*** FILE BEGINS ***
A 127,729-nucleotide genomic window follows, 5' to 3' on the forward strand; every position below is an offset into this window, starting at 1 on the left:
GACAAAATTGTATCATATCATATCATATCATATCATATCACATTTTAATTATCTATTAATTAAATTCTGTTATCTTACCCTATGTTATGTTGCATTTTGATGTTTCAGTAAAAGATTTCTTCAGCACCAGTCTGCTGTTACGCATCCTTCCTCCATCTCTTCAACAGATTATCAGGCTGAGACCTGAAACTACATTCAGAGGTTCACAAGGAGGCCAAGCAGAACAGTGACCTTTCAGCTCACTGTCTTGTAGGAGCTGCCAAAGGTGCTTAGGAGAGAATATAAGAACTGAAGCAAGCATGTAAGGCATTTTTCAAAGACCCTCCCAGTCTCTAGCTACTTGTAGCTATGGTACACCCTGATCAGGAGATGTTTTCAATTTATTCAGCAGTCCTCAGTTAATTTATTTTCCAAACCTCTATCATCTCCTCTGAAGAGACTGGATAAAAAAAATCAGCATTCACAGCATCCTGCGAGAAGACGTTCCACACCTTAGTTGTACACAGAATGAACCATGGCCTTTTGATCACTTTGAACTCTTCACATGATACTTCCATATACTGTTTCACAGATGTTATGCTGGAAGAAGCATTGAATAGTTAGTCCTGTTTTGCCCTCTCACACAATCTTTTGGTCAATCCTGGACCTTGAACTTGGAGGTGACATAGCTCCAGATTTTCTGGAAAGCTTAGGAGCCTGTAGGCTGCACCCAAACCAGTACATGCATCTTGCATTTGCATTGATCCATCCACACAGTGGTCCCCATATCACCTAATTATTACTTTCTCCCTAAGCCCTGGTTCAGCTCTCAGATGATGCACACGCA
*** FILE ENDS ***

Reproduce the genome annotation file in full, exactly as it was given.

A 127,729-nucleotide genomic window follows, 5' to 3' on the forward strand; every position below is an offset into this window, starting at 1 on the left:
GACAAAATTGTATCATATCATATCATATCATATCATATCACATTTTAATTATCTATTAATTAAATTCTGTTATCTTACCCTATGTTATGTTGCATTTTGATGTTTCAGTAAAAGATTTCTTCAGCACCAGTCTGCTGTTACGCATCCTTCCTCCATCTCTTCAACAGATTATCAGGCTGAGACCTGAAACTACATTCAGAGGTTCACAAGGAGGCCAAGCAGAACAGTGACCTTTCAGCTCACTGTCTTGTAGGAGCTGCCAAAGGTGCTTAGGAGAGAATATAAGAACTGAAGCAAGCATGTAAGGCATTTTTCAAAGACCCTCCCAGTCTCTAGCTACTTGTAGCTATGGTACACCCTGATCAGGAGATGTTTTCAATTTATTCAGCAGTCCTCAGTTAATTTATTTTCCAAACCTCTATCATCTCCTCTGAAGAGACTGGATAAAAAAAATCAGCATTCACAGCATCCTGCGAGAAGACGTTCCACACCTTAGTTGTACACAGAATGAACCATGGCCTTTTGATCACTTTGAACTCTTCACATGATACTTCCATATACTGTTTCACAGATGTTATGCTGGAAGAAGCATTGAATAGTTAGTCCTGTTTTGCCCTCTCACACAATCTTTTGGTCAATCCTGGACCTTGAACTTGGAGGTGACATAGCTCCAGATTTTCTGGAAAGCTTAGGAGCCTGTAGGCTGCACCCAAACCAGTACATGCATCTTGCATTTGCATTGATCCATCCACACAGTGGTCCCCATATCACCTAATTATTACTTTCTCCCTAAGCCCTGGTTCAGCTCTCAGATGATGCACACGCA